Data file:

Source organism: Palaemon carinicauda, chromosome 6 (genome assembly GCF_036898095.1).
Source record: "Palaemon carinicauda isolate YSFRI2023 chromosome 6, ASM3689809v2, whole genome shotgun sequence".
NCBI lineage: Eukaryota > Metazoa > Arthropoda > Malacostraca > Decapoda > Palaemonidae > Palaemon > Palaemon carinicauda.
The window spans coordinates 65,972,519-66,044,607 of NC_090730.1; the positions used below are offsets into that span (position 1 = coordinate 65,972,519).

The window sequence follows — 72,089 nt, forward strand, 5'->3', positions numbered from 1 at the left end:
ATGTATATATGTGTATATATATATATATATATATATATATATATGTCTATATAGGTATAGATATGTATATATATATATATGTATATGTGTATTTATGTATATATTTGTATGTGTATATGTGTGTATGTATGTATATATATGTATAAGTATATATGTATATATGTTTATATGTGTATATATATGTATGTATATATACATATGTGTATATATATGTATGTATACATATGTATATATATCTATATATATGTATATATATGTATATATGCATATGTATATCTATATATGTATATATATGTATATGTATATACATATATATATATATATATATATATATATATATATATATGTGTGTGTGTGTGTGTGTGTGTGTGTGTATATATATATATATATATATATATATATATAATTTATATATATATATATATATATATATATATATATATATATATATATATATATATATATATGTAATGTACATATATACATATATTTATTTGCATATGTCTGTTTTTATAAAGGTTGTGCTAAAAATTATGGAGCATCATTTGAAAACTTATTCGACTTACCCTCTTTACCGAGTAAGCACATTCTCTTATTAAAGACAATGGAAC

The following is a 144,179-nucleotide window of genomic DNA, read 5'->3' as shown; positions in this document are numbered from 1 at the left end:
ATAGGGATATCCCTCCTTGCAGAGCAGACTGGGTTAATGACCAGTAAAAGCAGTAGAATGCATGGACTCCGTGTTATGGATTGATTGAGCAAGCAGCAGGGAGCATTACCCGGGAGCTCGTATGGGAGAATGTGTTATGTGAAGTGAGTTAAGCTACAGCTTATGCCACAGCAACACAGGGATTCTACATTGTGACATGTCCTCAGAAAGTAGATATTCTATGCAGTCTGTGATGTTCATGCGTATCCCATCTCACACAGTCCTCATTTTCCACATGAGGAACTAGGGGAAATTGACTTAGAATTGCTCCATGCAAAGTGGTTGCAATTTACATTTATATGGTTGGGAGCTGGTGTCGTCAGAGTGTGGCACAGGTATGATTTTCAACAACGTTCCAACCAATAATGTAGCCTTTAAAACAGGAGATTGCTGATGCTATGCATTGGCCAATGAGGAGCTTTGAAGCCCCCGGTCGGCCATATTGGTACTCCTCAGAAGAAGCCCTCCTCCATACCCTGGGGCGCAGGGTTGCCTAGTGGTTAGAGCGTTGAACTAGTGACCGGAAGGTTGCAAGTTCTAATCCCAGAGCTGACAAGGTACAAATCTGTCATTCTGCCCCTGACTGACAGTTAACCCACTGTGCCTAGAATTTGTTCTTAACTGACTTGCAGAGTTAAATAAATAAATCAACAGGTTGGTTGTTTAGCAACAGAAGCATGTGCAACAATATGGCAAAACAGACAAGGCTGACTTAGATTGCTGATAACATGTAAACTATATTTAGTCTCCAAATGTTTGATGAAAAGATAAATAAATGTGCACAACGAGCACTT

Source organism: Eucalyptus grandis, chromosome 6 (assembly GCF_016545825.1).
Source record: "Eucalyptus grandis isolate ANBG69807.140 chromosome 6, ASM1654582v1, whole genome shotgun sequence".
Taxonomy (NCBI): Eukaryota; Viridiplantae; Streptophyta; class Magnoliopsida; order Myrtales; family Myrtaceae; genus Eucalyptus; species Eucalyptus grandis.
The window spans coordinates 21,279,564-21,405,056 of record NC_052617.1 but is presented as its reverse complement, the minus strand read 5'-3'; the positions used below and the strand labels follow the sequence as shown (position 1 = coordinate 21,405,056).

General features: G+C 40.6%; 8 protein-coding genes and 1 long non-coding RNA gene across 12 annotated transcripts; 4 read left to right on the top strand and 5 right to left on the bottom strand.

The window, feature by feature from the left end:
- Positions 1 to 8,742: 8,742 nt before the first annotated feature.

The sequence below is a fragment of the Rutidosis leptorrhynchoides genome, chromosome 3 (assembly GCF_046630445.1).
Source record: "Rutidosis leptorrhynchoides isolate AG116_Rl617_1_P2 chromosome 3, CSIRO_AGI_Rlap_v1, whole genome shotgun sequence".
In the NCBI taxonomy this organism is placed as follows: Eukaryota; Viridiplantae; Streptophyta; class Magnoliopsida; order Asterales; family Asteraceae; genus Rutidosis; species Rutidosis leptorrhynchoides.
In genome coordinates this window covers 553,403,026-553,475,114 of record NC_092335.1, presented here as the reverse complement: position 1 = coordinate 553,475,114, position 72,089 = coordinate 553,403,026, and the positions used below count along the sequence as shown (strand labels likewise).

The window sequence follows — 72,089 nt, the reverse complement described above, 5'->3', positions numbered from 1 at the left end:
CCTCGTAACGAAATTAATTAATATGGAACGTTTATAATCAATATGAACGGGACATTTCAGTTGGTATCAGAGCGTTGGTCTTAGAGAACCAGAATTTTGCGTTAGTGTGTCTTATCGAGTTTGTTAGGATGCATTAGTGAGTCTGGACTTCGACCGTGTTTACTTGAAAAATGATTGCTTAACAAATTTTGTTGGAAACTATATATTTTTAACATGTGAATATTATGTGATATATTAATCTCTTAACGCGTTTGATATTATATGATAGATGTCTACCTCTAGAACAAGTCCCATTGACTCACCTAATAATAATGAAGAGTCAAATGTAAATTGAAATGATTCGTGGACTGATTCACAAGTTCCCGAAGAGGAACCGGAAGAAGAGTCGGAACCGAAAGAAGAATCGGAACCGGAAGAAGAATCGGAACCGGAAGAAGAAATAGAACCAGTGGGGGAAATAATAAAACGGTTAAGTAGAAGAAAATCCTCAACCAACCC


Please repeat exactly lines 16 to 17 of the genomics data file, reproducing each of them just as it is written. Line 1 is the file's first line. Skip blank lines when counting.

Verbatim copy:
The sequence below is a fragment of the Rutidosis leptorrhynchoides genome, chromosome 3 (assembly GCF_046630445.1).
Source record: "Rutidosis leptorrhynchoides isolate AG116_Rl617_1_P2 chromosome 3, CSIRO_AGI_Rlap_v1, whole genome shotgun sequence".